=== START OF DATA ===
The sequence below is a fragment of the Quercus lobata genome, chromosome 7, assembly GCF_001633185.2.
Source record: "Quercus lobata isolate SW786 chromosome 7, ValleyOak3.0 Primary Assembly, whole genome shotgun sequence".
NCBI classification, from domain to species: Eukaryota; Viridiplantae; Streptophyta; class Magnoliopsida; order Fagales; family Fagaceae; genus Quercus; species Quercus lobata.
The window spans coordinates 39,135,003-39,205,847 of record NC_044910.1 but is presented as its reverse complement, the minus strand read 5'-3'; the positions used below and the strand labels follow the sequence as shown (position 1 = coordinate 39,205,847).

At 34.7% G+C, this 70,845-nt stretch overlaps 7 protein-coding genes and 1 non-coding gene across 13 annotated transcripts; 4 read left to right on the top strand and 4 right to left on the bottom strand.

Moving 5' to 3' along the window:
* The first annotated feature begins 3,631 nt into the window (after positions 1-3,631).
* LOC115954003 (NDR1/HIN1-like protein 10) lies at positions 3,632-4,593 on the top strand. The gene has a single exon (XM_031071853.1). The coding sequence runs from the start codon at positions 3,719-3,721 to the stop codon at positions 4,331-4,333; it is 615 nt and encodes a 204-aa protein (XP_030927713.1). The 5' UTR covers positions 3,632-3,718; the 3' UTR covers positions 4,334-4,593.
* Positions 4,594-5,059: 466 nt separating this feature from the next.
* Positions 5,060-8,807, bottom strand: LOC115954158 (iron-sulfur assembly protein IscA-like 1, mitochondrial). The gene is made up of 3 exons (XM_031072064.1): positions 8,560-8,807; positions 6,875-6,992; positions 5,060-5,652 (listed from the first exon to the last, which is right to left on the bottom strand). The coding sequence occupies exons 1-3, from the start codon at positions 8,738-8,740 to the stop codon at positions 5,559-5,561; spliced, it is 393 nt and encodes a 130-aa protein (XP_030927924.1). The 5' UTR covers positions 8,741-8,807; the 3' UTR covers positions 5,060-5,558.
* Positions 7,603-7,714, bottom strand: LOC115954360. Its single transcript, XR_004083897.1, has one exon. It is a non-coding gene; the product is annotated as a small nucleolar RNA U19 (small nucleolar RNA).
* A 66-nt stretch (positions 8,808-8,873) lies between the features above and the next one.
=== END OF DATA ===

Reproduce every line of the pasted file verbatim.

The sequence below is a fragment of the Quercus lobata genome, chromosome 7, assembly GCF_001633185.2.
Source record: "Quercus lobata isolate SW786 chromosome 7, ValleyOak3.0 Primary Assembly, whole genome shotgun sequence".
NCBI classification, from domain to species: Eukaryota; Viridiplantae; Streptophyta; class Magnoliopsida; order Fagales; family Fagaceae; genus Quercus; species Quercus lobata.
The window spans coordinates 39,135,003-39,205,847 of record NC_044910.1 but is presented as its reverse complement, the minus strand read 5'-3'; the positions used below and the strand labels follow the sequence as shown (position 1 = coordinate 39,205,847).

At 34.7% G+C, this 70,845-nt stretch overlaps 7 protein-coding genes and 1 non-coding gene across 13 annotated transcripts; 4 read left to right on the top strand and 4 right to left on the bottom strand.

Moving 5' to 3' along the window:
* The first annotated feature begins 3,631 nt into the window (after positions 1-3,631).
* LOC115954003 (NDR1/HIN1-like protein 10) lies at positions 3,632-4,593 on the top strand. The gene has a single exon (XM_031071853.1). The coding sequence runs from the start codon at positions 3,719-3,721 to the stop codon at positions 4,331-4,333; it is 615 nt and encodes a 204-aa protein (XP_030927713.1). The 5' UTR covers positions 3,632-3,718; the 3' UTR covers positions 4,334-4,593.
* Positions 4,594-5,059: 466 nt separating this feature from the next.
* Positions 5,060-8,807, bottom strand: LOC115954158 (iron-sulfur assembly protein IscA-like 1, mitochondrial). The gene is made up of 3 exons (XM_031072064.1): positions 8,560-8,807; positions 6,875-6,992; positions 5,060-5,652 (listed from the first exon to the last, which is right to left on the bottom strand). The coding sequence occupies exons 1-3, from the start codon at positions 8,738-8,740 to the stop codon at positions 5,559-5,561; spliced, it is 393 nt and encodes a 130-aa protein (XP_030927924.1). The 5' UTR covers positions 8,741-8,807; the 3' UTR covers positions 5,060-5,558.
* Positions 7,603-7,714, bottom strand: LOC115954360. Its single transcript, XR_004083897.1, has one exon. It is a non-coding gene; the product is annotated as a small nucleolar RNA U19 (small nucleolar RNA).
* A 66-nt stretch (positions 8,808-8,873) lies between the features above and the next one.